House Rules Committee Democrats killed an amendment offered by Rep. Ted Budd (R-N.C.) that would have redirected billions of tax dollars that the Senate has slated for hiring 87,000 new IRS agents to instead hire thousands of new border security personnel.
No changes were allowed by the Democratic majority to the Senate version of the Inflation Reduction Act approved by the Senate on Aug. 7 in a 51–50 vote; Vice President Kamala Harris cast the tie-breaking vote in the evenly split chamber.
The measure includes $80 billion to hire the additional IRS agents—an expansion that would double the federal tax agency's workforce. House Speaker Nancy Pelosi (D-Calif.) plans to put the legislation up for a vote in the chamber on Aug. 12.
The committee's rejection of the Budd proposal spared Democrats in the chamber from a vote that would have put them on record favoring either doubling the size of the IRS or taking dramatic measures toward restoring control of the U.S. southern border, where record numbers of illegal immigrants have flooded into the country, along with unprecedented amounts of illegal, deadly drugs, including fentanyl.
With President Joe Biden's popularity at record low levels, Republicans appear headed to regain the House majority in November's midterm elections and could retake control of the Senate as well. With inflation roaring at the worst levels since 1981 and most Americans struggling to keep up with spiraling gas and food prices, voting to double the size of the federal tax agency could hurt Democrats who are facing tough reelection campaigns.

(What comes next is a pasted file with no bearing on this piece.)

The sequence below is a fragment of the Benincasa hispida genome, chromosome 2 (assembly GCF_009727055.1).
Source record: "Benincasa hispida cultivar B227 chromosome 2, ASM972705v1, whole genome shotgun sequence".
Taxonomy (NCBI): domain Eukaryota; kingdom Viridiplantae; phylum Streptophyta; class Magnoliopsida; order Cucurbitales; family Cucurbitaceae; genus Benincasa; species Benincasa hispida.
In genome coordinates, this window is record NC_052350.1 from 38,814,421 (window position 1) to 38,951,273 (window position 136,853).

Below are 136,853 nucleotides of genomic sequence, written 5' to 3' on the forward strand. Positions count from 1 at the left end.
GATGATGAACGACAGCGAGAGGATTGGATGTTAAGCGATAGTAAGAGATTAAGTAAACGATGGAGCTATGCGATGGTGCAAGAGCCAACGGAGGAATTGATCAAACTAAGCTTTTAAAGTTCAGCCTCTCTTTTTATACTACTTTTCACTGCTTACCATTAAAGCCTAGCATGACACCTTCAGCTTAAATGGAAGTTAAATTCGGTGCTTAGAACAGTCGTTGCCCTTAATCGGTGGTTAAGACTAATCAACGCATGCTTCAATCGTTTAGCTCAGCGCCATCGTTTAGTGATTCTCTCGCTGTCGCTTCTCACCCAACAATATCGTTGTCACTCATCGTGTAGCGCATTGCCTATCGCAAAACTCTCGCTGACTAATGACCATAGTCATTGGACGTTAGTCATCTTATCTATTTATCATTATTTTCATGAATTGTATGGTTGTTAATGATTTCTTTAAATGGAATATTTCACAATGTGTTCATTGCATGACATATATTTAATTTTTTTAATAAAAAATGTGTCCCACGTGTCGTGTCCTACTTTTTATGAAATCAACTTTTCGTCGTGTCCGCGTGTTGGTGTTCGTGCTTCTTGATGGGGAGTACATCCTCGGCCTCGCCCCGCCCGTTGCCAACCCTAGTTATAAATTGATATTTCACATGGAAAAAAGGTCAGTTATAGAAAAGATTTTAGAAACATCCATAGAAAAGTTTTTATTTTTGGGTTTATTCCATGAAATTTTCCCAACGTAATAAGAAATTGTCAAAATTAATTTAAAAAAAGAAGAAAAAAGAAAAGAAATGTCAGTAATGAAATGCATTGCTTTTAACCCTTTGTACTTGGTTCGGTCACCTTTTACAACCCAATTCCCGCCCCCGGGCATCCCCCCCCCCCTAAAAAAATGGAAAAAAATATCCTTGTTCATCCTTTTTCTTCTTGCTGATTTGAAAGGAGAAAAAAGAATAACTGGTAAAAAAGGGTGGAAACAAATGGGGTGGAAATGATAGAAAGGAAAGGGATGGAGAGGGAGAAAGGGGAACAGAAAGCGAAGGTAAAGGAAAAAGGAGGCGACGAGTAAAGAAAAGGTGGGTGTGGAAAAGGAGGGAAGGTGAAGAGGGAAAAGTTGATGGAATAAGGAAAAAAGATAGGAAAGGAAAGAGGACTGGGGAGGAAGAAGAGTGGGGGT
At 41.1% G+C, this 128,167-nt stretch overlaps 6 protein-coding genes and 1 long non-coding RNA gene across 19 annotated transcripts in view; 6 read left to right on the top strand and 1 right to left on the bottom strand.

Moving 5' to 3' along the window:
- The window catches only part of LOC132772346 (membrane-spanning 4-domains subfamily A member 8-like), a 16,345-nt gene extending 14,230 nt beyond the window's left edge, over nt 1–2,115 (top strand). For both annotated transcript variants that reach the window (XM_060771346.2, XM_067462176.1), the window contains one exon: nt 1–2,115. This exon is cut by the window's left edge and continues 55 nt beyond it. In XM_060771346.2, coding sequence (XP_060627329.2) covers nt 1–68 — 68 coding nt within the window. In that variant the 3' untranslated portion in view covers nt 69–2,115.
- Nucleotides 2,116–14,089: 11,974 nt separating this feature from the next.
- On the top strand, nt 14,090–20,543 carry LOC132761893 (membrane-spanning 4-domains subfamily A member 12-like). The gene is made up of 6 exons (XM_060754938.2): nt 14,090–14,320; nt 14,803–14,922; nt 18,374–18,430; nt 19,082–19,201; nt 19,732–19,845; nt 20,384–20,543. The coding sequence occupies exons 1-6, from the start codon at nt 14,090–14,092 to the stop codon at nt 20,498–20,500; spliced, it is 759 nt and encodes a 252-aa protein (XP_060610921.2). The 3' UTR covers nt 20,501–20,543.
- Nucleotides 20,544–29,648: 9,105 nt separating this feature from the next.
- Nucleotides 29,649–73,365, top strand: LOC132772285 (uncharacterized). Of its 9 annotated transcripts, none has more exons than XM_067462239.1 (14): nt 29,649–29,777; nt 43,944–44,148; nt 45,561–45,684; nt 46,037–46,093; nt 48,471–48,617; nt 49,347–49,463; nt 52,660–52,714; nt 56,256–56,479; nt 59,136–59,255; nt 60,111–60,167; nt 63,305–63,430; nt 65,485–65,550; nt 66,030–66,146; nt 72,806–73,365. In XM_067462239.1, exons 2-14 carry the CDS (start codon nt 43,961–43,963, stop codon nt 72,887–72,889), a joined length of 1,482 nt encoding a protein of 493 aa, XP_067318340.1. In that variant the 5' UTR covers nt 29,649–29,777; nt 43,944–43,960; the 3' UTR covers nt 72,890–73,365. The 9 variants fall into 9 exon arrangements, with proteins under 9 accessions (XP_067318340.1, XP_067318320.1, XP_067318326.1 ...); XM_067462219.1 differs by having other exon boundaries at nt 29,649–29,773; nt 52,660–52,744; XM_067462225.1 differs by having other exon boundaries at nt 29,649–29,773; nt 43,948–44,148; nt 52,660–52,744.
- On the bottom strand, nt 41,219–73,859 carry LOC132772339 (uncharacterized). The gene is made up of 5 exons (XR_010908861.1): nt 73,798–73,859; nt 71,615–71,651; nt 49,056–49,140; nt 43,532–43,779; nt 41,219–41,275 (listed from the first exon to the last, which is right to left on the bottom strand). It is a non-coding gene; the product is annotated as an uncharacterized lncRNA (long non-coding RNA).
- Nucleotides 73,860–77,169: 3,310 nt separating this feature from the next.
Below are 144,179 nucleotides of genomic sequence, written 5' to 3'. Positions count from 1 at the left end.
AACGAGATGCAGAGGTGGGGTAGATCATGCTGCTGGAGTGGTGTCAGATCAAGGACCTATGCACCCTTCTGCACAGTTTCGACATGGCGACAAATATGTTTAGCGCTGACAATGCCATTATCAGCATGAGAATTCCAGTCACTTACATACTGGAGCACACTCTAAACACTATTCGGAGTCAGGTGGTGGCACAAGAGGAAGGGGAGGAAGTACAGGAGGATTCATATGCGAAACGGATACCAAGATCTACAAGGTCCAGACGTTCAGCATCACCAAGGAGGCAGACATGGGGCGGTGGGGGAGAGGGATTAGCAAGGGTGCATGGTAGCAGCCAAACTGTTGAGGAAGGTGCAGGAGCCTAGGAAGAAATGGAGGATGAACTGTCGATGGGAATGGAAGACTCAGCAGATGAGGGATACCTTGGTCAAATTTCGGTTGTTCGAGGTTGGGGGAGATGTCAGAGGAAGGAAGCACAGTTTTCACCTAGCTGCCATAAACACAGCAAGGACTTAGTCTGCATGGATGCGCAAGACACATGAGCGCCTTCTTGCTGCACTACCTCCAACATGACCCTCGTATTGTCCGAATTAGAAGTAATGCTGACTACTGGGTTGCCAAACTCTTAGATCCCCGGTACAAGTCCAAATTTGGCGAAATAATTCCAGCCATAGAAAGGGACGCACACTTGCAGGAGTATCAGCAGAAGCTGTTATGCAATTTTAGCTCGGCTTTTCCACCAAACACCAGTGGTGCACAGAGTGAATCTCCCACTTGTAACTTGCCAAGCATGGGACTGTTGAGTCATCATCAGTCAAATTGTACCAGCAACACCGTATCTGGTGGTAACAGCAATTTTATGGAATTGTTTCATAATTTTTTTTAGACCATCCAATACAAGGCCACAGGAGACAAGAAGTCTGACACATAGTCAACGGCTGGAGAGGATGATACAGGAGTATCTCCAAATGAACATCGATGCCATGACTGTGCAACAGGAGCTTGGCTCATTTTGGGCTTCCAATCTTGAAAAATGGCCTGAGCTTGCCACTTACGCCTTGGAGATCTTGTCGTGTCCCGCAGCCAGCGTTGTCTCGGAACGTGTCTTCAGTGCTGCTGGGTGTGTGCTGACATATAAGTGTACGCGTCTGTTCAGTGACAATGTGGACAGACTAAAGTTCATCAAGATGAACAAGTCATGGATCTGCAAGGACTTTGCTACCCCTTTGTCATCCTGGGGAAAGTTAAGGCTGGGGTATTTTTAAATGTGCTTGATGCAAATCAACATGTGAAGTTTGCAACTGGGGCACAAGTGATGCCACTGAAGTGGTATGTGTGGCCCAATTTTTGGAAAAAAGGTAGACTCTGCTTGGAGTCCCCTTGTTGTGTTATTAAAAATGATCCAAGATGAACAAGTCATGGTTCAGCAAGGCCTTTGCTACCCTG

Budd couldn't be reached for comment on the committee's refusal to allow debate on his amendment.
Other ProvisionsIf Budd's amendment were to become law, it would have redirected $69 billion of the $80 billion in funding to hire 10,000 additional Customs and Border Patrol (CBP) agents and 10,000 additional Immigration and Customs Enforcement (ICE) agents to restore control of the U.S. border with Mexico and stop the flood of illegal immigrants and illegal drugs coming into the country. Also to be hired under the proposal are 366 additional Immigration Court judges and 60 additional immigration appeals attorneys.
In addition, the amendment incorporates legislation previously proposed by Budd that provides that "not later than 24 hours after the date of the enactment of this Act, the Secretary of Homeland Security shall resume any project relating to the construction of physical barriers, tactical infrastructure, and technology along the international border between the United States and Mexico that were underway, or being planned for, prior to January 20, 2021."
To ensure construction resumes, the amendment further provides that "the [DHS] Secretary may not cancel any contract for activities related to the construction of the border barrier system that was entered into on or before January 20, 2021."
And the amendment requires DHS to "ensure that all agreements executed in writing between the department and private citizens, state, local, or tribal governments, or other stakeholders are honored by the department relating to current and future construction of the border barrier system as required by such agreements."
Budd is battling his Democratic opponent, former state Supreme Court Judge Cheri Beasley, in the North Carolina Senate race to succeed retiring Sen. Richard Burr (R-N.C.). Budd has been a strong and vocal supporter of Trump, who has endorsed his Senate candidacy.